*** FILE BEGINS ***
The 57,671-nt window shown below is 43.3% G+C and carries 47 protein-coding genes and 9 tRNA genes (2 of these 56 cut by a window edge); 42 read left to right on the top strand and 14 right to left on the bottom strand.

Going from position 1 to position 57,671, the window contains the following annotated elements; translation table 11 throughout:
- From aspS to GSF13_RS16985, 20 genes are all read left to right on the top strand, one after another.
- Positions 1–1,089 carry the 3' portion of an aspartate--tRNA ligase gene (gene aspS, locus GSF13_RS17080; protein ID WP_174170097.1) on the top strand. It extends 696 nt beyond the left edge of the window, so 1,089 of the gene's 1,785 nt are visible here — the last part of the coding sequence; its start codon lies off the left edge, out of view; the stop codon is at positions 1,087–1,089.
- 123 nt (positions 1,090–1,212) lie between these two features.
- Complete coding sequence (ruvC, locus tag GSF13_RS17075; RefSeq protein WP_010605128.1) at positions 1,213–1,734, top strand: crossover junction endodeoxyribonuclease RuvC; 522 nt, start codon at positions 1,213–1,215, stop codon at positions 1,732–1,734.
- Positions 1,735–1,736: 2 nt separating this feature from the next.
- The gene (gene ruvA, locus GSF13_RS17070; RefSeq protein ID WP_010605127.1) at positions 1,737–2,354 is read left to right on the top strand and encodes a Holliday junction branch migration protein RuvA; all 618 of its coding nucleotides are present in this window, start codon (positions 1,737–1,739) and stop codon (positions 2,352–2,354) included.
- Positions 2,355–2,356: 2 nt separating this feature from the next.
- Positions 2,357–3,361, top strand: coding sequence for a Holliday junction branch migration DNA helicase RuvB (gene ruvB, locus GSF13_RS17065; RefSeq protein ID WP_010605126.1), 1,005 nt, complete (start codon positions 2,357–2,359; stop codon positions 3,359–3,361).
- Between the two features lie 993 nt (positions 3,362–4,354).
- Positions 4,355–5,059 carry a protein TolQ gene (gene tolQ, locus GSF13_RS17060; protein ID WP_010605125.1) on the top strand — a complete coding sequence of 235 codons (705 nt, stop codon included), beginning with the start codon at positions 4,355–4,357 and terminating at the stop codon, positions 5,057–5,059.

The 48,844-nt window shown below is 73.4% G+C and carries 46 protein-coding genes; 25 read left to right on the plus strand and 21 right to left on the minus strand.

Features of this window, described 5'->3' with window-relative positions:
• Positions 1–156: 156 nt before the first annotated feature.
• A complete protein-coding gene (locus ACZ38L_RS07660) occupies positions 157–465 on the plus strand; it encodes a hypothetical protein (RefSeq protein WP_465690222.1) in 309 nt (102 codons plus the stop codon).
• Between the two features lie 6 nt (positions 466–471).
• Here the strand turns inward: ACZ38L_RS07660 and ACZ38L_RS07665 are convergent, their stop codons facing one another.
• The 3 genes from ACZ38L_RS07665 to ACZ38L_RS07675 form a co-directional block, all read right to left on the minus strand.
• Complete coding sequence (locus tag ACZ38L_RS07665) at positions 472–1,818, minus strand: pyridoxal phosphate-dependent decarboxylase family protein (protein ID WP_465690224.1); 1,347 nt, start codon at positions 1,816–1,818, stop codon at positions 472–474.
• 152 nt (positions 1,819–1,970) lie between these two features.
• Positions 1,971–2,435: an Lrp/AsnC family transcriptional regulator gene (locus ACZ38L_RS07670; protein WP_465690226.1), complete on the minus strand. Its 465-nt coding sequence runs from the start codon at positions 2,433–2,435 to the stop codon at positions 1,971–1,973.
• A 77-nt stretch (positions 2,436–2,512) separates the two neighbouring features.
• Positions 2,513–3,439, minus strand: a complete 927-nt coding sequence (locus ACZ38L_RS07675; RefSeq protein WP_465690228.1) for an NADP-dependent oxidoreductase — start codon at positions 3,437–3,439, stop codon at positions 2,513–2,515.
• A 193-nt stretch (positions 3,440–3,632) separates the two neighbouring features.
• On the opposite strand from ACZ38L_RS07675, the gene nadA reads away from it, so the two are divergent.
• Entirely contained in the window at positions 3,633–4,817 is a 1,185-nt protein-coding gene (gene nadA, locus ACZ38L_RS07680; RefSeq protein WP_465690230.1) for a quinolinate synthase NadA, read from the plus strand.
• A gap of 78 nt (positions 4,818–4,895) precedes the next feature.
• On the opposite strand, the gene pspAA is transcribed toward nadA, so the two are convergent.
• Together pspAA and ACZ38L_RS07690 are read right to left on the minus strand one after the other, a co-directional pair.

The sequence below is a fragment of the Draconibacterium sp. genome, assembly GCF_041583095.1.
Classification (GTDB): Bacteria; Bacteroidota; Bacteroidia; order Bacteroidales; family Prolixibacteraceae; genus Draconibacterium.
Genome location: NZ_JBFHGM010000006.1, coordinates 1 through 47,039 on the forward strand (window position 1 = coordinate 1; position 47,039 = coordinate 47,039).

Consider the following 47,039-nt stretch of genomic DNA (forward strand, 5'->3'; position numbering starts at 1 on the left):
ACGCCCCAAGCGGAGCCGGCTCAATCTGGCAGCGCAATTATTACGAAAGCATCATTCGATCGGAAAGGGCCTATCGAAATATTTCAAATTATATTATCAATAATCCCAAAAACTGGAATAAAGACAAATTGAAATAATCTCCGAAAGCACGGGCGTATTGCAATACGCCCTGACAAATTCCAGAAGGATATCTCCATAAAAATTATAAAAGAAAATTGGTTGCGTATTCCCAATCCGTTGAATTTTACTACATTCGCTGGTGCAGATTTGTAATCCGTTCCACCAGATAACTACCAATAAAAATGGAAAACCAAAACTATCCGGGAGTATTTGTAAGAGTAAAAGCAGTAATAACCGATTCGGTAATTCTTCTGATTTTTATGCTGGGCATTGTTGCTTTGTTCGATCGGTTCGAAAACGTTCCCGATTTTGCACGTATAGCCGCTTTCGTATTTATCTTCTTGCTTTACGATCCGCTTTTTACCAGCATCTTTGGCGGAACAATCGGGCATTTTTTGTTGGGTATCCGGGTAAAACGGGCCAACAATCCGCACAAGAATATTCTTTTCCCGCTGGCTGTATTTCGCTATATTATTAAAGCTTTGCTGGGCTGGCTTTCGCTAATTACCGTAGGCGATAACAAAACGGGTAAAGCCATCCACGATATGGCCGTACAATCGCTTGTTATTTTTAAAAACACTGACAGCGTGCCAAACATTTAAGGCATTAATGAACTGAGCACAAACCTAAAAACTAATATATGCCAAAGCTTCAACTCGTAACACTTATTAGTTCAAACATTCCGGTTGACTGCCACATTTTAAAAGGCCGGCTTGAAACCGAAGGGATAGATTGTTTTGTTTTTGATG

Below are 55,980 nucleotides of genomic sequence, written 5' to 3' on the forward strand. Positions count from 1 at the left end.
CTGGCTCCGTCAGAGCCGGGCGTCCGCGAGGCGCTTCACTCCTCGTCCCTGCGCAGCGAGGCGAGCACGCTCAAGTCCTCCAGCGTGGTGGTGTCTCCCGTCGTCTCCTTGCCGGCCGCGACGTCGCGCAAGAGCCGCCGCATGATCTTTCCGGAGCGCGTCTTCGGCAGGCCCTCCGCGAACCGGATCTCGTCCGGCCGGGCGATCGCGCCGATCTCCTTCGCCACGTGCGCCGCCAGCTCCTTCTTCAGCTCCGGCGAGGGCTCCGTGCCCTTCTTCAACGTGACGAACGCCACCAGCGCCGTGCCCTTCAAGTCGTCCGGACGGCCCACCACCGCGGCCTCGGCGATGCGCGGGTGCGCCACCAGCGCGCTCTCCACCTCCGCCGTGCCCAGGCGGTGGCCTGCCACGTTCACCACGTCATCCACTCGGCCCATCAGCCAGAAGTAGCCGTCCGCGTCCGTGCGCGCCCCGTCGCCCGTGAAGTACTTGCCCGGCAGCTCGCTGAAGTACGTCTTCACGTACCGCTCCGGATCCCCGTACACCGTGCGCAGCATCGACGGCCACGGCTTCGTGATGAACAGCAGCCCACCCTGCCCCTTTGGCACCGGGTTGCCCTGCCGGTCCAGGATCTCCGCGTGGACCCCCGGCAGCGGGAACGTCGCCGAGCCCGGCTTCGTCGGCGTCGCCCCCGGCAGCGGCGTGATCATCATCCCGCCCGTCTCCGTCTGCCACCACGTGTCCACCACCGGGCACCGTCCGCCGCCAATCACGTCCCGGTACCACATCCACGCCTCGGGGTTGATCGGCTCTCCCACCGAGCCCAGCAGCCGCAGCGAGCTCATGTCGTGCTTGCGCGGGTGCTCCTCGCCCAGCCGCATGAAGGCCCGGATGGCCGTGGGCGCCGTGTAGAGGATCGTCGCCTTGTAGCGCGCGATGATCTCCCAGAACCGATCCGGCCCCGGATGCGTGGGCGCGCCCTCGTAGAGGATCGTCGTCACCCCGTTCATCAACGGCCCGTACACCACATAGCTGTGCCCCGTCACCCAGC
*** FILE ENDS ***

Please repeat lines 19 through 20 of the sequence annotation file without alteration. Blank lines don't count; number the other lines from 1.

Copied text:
• The 3 genes from ACZ38L_RS07665 to ACZ38L_RS07675 form a co-directional block, all read right to left on the minus strand.
• Complete coding sequence (locus tag ACZ38L_RS07665) at positions 472–1,818, minus strand: pyridoxal phosphate-dependent decarboxylase family protein (protein ID WP_465690224.1); 1,347 nt, start codon at positions 1,816–1,818, stop codon at positions 472–474.